Workplace relationships can be complicated. They might be romanticized in movies, and it might even feel exciting to think about dating a coworker. Truth is, there are some things that employees need to consider while diving into the pros and cons of workplace relationships.
Maintaining a good working relationship requires communication, respect, and positivity. It’s easy to think that a romantic relationship might encourage that naturally between two people, but there are also a lot of risks that come into play. The relationship might end, for one, and others in the workplace might start to feel awkward about the situation.
But it can be hard to determine the best “rules” for workplace dating. Should it be banned altogether? Should management or HR have a say in how relationships should be handled? Or should the employees be the ones to make the choice of who to date, whether in the office or outside of it? With those questions in mind, let’s take a closer look at how dating in the workplace can be handled in an appropriate manner.
Who makes the rules?
Every company is entitled to have their own handbook containing rules and regulations about workplace dating. Some companies are more lenient than others. Some don’t have specific rules, but generalities that suggest keeping a sense of professionalism in workplace relationships. Some states even have different laws that give employers the power to ban dating in the workplace, but ultimately it’s up to the company.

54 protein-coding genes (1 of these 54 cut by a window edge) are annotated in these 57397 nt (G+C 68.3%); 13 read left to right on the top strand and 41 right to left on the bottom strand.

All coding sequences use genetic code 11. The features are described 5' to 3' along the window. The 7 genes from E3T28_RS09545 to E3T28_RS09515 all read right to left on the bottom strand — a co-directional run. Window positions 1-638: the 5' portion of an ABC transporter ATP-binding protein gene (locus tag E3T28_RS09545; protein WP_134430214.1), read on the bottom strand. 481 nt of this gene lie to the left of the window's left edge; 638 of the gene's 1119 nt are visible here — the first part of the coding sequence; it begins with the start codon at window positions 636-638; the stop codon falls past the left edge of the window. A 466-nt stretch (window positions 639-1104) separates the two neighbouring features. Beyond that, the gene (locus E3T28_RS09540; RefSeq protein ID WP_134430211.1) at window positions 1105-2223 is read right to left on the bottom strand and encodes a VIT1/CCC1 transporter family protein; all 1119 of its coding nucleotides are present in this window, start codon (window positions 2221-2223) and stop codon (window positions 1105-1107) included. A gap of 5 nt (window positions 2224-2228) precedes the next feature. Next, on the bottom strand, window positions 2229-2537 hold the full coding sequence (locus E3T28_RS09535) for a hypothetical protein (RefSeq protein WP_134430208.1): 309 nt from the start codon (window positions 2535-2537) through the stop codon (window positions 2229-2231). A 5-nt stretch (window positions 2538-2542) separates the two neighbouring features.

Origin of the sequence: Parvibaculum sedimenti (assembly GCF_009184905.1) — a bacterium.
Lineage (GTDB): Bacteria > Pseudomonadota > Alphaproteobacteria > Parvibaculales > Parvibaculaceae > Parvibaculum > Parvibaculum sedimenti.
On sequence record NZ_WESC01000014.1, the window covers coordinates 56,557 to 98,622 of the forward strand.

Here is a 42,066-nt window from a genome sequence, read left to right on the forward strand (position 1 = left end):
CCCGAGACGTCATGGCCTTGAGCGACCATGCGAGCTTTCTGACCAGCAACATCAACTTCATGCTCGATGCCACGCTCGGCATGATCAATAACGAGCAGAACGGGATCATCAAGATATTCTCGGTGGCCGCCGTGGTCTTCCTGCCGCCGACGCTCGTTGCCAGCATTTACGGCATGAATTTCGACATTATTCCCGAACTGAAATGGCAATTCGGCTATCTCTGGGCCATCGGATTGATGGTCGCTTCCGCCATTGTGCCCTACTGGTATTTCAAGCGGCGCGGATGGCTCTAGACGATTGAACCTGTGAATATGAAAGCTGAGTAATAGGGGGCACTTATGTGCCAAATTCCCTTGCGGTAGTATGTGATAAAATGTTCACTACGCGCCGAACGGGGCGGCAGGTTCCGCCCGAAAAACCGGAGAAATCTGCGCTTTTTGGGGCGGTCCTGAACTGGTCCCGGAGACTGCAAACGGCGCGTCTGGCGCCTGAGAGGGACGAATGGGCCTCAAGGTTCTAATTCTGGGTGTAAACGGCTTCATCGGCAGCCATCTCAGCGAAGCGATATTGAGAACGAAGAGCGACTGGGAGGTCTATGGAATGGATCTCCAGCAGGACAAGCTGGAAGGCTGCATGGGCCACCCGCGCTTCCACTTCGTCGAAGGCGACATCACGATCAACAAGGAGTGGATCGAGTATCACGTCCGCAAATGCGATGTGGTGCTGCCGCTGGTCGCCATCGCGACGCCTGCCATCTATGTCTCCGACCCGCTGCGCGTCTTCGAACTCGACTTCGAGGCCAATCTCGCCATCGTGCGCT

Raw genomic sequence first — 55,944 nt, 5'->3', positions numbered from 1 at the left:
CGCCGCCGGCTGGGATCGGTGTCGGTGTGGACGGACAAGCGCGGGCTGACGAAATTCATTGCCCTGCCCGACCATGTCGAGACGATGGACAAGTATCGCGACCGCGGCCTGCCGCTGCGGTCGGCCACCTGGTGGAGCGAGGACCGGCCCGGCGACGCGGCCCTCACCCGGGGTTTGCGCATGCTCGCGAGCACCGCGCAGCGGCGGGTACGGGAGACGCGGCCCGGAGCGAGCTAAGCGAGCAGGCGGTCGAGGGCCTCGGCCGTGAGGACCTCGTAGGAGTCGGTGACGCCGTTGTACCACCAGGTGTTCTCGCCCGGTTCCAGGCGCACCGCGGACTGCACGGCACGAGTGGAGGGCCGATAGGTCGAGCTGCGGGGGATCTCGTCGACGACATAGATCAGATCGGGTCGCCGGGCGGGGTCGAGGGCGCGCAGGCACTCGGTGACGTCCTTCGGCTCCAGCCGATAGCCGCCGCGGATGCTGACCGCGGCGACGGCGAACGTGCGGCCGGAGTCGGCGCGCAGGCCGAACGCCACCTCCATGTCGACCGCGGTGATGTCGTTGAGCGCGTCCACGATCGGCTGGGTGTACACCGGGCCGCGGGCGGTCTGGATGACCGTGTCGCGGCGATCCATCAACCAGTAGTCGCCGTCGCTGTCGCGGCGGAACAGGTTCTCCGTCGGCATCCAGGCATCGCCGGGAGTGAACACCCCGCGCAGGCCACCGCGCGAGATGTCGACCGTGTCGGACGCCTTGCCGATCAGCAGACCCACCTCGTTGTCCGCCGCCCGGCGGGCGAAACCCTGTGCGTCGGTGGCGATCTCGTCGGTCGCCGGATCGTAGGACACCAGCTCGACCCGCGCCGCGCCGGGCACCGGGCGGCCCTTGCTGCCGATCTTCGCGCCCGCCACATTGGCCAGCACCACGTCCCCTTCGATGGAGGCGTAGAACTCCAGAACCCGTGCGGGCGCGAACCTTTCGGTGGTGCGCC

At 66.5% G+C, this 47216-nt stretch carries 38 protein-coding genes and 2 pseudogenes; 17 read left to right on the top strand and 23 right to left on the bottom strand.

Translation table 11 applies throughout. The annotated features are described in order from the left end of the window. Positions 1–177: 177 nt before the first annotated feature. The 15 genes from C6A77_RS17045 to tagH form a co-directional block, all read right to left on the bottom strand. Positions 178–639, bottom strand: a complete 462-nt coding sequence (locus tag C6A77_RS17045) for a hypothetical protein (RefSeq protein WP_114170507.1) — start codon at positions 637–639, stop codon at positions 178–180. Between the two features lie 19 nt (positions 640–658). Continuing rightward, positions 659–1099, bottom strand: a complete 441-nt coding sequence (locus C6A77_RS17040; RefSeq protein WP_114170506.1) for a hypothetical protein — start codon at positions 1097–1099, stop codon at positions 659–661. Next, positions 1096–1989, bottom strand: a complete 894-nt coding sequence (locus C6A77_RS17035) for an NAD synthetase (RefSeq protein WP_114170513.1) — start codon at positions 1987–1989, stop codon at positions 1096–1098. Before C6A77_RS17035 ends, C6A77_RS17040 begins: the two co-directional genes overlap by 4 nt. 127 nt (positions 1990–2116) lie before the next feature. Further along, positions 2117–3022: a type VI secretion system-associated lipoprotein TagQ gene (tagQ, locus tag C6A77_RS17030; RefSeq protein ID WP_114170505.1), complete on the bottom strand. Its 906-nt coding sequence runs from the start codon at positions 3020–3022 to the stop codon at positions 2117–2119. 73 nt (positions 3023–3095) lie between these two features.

So, should dating even be allowed between coworkers? If it isn’t, for example, an employer risks disgruntled employees who could file complaints or even quit because they feel their rights are being taken away or they are being discriminated against because of their gender, sexual orientation, or other factors. Because of this, many employers go about regulating office dating by establishing guidelines and procedures, rather than banning dating altogether.
Guidelines can encourage things like maintaining professional behavior and encouraging transparency. Some common company policies might include prohibiting physical contact between employees during working hours, or suggesting that the mannerisms of the relationship don’t get in the way of the work getting done on a daily basis.
Relationship management is a key skill leaders within a company should possess. That means being aware of employees’ emotions and feelings and encouraging positive relationships, whether or not those relationships are romantic or otherwise. So, it’s important for everyone to be on the same page if a romantic relationship in the workplace takes place.
Simply put? If you get into a relationship with a manager or boss, keeping it a secret could end up doing more harm than good for both of you. We’ll touch on that in the next section.
When and how employers should step in
While employers may not have the final say over whether or not people can date in the workplace, they have to make sure the environment remains professional and safe for everyone involved. First, there may need to be some regulations in place about romantic relationships between superiors and subordinates. An employee dating their boss can lead to a variety of problems — for example, one person might feel they have power over another even outside of the workplace, which can lead to emotional abuse. Additionally, other employees might start to believe the subordinate in the relationship is receiving special treatment or “perks” at work, creating office drama.